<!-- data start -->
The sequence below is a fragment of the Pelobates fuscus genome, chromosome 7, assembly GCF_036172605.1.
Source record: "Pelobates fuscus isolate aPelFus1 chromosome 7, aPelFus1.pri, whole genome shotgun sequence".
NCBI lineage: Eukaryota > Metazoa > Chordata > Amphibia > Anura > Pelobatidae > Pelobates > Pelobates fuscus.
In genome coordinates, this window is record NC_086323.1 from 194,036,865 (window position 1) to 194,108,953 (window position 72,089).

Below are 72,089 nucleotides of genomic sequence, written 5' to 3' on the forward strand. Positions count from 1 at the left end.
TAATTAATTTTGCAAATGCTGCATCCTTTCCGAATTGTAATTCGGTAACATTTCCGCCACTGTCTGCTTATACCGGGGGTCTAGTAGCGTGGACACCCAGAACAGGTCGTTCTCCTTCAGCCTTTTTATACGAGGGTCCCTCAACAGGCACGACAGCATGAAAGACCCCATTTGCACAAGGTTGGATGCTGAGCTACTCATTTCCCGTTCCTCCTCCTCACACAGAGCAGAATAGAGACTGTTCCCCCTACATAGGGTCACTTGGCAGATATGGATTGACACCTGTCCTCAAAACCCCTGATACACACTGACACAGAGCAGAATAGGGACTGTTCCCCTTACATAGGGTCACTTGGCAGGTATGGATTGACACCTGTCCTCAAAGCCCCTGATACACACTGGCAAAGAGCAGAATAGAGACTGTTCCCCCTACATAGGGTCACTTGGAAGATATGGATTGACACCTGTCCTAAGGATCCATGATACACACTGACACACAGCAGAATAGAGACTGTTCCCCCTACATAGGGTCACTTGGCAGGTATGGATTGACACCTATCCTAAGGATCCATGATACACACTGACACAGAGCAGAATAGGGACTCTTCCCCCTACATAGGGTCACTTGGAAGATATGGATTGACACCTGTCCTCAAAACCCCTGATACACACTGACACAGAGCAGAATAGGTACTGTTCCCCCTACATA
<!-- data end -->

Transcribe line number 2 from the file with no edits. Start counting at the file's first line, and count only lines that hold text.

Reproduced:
Source record: "Pelobates fuscus isolate aPelFus1 chromosome 7, aPelFus1.pri, whole genome shotgun sequence".